After yet again getting stuck behind a “stander” on the escalator in my gym (yes, escalator. In my gym.) last night, I found myself thinking … I wonder if people realize that some of the things they do in a gym make them look incredibly lazy. I’m looking at you, escalator stander. You, too, parking lot circler. And you, too, girl who spends more time stopping the treadmill to text than she does actually walking or running (I’m not making this up… I wish I was … but I was on the machine behind her again last night).
Here’s the thing I don’t understand: If you are making the effort to go to the gym, why are you wasting your time instead of actually working out? My gym only validates parking for two hours. You had better bet that I have my workouts planned down to the minute because of it (unless I’m lucky enough to score time limit-free street parking). As much time as I spend in the gym to begin with, I do a pretty good job of being efficient. My workouts tend to involve a lot of compound exercises, super-sets and circuits, and it’s because if I’m making the effort to work out, I’m getting the most out of my time. For example, I found myself lifting next to this younger guy a few weeks ago, and in the time it took me to do two three exercise circuits, he completed two sets of bicep curls. With a bar that I could tell was way too light for him (meaning he definitely didn’t need the five minutes of rest he was taking between them to, for what I could tell, walk around the weight room). Yes, he looked like a guy who maybe didn’t really know what he was doing. But wouldn’t that motivate you to ask a friend for help, rip a workout out of a magazine, hire a trainer, or if nothing else, copy whatever the person next to you is doing?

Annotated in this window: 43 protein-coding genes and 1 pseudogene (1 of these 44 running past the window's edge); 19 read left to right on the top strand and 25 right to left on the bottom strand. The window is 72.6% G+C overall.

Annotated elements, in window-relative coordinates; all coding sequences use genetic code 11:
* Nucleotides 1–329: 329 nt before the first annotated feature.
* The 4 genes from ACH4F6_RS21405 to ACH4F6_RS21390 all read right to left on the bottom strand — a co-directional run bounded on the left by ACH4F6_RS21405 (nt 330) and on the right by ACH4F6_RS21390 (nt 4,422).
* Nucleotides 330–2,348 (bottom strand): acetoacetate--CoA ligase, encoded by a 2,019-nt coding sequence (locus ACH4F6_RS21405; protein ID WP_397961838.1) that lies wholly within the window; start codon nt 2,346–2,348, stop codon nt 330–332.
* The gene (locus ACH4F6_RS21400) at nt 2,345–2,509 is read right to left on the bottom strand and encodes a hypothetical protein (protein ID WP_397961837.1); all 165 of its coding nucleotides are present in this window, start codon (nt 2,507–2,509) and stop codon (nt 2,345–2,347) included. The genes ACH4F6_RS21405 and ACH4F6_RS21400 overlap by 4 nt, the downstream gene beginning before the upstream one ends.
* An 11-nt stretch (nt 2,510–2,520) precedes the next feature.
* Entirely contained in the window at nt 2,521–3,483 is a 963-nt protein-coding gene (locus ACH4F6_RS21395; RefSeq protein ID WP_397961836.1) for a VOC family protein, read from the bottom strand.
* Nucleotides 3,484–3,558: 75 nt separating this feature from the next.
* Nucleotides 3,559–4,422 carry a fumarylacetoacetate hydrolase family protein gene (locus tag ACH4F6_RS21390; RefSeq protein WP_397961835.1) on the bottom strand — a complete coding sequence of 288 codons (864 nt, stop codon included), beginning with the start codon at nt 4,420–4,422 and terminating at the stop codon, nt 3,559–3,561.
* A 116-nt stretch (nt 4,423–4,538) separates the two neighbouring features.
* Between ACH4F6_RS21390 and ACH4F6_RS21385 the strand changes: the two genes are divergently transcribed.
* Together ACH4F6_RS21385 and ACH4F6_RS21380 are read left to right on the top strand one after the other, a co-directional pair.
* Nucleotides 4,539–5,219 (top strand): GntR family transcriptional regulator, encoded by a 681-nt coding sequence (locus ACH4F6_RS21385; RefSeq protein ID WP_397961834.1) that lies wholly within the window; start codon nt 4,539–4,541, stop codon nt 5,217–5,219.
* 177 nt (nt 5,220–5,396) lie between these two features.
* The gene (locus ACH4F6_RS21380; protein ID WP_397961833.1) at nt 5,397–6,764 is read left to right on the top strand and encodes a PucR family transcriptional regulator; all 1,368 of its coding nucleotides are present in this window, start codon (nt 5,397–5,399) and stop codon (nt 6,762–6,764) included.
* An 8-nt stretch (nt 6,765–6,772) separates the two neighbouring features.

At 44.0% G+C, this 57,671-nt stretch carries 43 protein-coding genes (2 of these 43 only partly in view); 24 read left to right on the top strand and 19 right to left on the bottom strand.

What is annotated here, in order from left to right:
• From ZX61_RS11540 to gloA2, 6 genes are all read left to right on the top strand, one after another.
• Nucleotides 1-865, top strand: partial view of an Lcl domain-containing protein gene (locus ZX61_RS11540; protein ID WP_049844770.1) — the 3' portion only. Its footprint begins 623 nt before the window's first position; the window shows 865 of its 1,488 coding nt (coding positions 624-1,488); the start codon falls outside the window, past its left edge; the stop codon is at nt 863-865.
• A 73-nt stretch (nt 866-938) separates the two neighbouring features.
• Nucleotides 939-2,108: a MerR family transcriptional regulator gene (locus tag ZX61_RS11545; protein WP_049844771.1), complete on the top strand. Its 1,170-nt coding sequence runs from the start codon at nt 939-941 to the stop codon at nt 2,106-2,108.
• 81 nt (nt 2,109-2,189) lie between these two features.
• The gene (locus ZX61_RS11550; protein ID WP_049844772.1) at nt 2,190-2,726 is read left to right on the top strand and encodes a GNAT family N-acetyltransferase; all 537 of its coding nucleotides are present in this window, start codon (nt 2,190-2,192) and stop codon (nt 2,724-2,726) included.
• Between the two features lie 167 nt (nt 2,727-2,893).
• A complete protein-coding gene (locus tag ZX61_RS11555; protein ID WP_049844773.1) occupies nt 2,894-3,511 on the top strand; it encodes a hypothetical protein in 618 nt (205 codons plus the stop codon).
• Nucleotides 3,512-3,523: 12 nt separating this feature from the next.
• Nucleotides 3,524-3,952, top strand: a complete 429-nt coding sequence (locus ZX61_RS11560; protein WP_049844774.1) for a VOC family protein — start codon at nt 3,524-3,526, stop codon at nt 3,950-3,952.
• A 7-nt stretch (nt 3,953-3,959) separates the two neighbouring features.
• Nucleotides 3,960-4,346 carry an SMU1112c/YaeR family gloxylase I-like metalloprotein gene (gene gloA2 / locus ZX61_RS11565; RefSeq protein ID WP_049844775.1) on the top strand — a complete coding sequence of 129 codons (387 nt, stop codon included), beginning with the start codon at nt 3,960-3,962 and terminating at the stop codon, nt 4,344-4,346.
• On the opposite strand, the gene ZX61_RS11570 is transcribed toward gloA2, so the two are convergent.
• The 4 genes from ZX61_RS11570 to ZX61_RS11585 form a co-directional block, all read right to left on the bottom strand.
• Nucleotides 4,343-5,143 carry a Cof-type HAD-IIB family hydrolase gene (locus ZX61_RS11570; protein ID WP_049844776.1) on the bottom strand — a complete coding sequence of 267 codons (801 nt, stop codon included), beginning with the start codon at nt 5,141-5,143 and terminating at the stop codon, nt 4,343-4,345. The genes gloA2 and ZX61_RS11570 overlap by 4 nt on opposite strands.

But some people truly are just lazy. I can honestly say that I run up or down that escalator when there isn’t anyone else in front of me (bonus cardio. I love a bonus!) I’d much rather park in the back of the parking garage and get going on my workout, rather than lose another five minutes stalking the space next to the door. I don’t take my phone into the gym, and for good reason – those 2 hours (give or take, depending on the day, if I’m teaching, or if it’s a strictly cardio day) are my time. No disturbances, no distraction – it’s my escape from the hustle of the day, to just focus on myself. Research says the little things make the difference … meaning don’t be afraid to walk up that escalator, or park a little further away, or do something that wears you out/makes you sweat/raises your heart and breathing rates/will probably hurt tomorrow.
Bottom line: if your workouts aren’t producing the results you are hoping for, take a look at how you spend your time. Are you an “escalator stander”? Do you spend more time walking around, trying to figure out what you should do next? Or are you too focused on the television, or your phone, or talking with your friend to put forth your best efforts? If you answered yes to any of these, it’s time to get serious. Is your gym time social hour, or something you feel you should do, versus something you want to do for yourself? Fitness is a commitment – are you going to be lazy, or are you up for a challenge?